Houthi gunmen abducted Ahmed Awad Bin Mubarak, embattled President Abd Rabbuh Mansur Hadi’s chief of staff, in Sana’a on Saturday in a move that demonstrates the widening division between the presidency and the Shi’ite militia.
“An armed group set up a checkpoint in Hada [southern district of Sana’a] and captured Ahmed Awad Bin Mubarak with his companions,” an official from the national dialogue secretariat told Agence France-Presse.
The group reportedly abducted Mubarak in order to stop him from attending a meeting with prominent Yemeni political and regional factions to discuss a new constitution. The Houthis subsequently pulled out of the meeting amid escalating divisions over the constitution and federalization plans.
Mubarak is secretary general of Yemen’s National Dialogue Conference which was established to oversee the political transition in the country following the resignation of former president Ali Abdullah Saleh in 2012. The outcomes of the National Dialogue include drafting a new constitution and federalization.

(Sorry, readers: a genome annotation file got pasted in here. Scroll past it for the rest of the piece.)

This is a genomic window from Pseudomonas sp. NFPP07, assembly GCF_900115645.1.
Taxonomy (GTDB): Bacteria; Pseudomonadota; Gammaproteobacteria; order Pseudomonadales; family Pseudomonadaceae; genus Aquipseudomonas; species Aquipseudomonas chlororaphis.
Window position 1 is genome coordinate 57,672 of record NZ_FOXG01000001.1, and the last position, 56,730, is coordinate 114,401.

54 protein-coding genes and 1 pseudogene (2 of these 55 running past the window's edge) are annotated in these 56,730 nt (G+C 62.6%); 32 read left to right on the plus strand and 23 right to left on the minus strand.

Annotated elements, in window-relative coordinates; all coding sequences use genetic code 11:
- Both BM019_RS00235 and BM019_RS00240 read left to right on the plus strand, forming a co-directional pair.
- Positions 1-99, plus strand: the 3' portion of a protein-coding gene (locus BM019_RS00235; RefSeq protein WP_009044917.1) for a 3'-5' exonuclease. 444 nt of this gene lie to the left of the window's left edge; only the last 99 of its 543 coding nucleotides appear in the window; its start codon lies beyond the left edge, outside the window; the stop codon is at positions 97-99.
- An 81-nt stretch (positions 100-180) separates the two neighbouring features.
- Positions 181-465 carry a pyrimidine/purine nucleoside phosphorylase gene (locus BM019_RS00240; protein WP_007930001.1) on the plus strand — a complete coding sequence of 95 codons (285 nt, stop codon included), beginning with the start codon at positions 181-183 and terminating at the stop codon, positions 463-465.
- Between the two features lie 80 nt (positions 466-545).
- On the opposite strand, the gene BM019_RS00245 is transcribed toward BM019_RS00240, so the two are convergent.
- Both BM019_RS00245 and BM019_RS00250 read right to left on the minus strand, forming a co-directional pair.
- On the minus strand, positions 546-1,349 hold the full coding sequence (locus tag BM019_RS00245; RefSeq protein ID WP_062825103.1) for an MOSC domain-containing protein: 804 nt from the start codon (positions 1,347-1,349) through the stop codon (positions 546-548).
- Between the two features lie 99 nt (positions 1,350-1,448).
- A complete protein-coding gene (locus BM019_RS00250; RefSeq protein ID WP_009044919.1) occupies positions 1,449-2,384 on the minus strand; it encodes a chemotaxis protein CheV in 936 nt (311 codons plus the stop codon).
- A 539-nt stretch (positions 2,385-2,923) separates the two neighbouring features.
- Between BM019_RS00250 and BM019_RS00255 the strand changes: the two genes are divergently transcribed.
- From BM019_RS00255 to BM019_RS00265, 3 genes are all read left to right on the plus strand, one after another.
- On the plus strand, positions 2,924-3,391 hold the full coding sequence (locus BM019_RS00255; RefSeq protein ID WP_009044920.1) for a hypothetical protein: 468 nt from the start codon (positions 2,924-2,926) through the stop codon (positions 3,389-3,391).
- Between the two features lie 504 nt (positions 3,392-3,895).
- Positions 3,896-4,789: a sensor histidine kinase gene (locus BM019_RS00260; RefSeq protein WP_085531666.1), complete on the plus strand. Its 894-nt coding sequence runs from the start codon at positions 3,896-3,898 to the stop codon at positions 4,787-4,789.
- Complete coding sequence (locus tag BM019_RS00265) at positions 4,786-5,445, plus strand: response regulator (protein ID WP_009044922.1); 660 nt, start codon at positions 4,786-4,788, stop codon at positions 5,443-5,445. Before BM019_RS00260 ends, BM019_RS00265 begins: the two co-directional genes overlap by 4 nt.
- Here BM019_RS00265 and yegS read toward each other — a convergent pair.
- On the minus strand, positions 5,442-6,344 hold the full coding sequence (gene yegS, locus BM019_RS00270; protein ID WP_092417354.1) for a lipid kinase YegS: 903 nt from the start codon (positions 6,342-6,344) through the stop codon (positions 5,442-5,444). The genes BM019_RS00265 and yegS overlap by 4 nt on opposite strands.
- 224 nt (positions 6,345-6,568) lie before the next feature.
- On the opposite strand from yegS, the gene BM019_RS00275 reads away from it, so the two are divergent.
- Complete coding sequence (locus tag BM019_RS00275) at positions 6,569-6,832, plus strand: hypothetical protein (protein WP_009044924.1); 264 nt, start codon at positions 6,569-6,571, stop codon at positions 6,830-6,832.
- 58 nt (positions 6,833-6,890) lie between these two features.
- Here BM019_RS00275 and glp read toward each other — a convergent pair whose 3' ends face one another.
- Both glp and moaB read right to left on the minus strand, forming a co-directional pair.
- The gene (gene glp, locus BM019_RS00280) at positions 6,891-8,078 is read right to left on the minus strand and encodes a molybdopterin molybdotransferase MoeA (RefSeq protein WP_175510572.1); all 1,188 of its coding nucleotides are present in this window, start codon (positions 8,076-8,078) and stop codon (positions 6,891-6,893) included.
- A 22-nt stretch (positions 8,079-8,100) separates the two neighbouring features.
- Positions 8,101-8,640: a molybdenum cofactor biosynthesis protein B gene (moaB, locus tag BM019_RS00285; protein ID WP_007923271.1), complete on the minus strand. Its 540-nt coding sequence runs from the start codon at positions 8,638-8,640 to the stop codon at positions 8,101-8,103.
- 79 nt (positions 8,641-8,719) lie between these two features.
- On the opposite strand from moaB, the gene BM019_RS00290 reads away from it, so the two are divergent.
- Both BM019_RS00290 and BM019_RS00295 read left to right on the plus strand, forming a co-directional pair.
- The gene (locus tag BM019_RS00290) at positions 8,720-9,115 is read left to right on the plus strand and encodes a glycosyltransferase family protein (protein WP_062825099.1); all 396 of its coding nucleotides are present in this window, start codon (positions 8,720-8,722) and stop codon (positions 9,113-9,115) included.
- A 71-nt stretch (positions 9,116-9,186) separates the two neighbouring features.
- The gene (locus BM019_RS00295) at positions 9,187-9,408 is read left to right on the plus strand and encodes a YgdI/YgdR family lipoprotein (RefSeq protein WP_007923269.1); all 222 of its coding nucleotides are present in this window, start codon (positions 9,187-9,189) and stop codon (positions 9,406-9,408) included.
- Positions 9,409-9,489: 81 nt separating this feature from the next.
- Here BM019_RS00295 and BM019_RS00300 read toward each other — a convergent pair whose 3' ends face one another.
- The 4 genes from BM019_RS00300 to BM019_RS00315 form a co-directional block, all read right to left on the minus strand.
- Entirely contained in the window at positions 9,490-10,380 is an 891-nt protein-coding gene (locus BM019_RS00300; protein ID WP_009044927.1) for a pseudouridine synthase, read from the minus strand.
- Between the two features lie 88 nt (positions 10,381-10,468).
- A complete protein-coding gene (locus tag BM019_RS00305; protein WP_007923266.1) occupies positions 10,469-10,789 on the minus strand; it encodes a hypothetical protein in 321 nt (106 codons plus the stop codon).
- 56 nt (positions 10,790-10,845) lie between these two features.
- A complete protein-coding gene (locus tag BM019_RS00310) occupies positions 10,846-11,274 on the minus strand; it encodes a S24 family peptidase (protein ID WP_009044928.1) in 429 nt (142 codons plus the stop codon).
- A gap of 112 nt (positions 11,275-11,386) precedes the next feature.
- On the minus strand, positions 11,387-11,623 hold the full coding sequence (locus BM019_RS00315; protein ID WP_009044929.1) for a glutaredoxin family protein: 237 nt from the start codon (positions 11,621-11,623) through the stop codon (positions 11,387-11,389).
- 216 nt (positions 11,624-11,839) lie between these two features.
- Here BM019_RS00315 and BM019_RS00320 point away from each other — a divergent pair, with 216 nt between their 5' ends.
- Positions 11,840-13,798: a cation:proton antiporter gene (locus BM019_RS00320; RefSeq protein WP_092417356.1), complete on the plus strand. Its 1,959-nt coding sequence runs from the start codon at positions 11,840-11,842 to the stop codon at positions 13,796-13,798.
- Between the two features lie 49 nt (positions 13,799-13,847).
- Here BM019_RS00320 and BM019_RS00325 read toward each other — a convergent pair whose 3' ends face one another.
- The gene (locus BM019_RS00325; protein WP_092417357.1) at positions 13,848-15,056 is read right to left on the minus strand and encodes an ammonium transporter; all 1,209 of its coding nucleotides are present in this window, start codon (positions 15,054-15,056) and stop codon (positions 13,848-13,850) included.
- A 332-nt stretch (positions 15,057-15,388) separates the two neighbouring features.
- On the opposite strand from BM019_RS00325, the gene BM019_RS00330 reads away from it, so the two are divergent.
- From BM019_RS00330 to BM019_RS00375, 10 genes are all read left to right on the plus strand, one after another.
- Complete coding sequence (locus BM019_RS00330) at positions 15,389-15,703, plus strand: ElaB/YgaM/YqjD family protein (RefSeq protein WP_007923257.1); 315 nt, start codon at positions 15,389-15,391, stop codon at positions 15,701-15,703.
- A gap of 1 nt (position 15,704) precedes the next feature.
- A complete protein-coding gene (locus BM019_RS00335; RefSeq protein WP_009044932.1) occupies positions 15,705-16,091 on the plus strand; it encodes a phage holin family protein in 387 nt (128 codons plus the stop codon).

However, leaks of the draft constitution this week indicate that the government is supporting a plan to federalize Yemen into six regions, something that both the Houthis and southern separatist Hirak movement reject.
Yemen’s President Hadi has warned that federalizing Yemen into two regions could threaten the fragmentation of the country.
While former president Saleh’s General People’s Congress has also rejected Hadi’s federalization plans, walking out of Saturday’s meeting on the draft constitution, sources told the Associated Press. The General People’s Congress is calling for Yemen to be divided into much smaller governorates in order to protect national unity.
Saleh and the General People’s Congress have been accused of implicitly backing the Houthis against Hadi. The General People’s Congress, Yemen’s ruling party, sacked Hadi last year over accusations that he solicited UN sanctions against former president Saleh.
The situation in Yemen is becoming increasingly chaotic with the Shi’ite Houthi movement advancing into central and western parts of the country, the southern separatist Hirak movement demanding southern secession and the Peace and National Partnership agreement appearing ineffective.
Al-Qaeda in the Arabian Peninsula (AQAP) have also exploited the Houthi advance to boost recruitment and operations, with dozens of people having already been killed in 2015 in clashes between the Houthis and Sunni militant tribal fighters.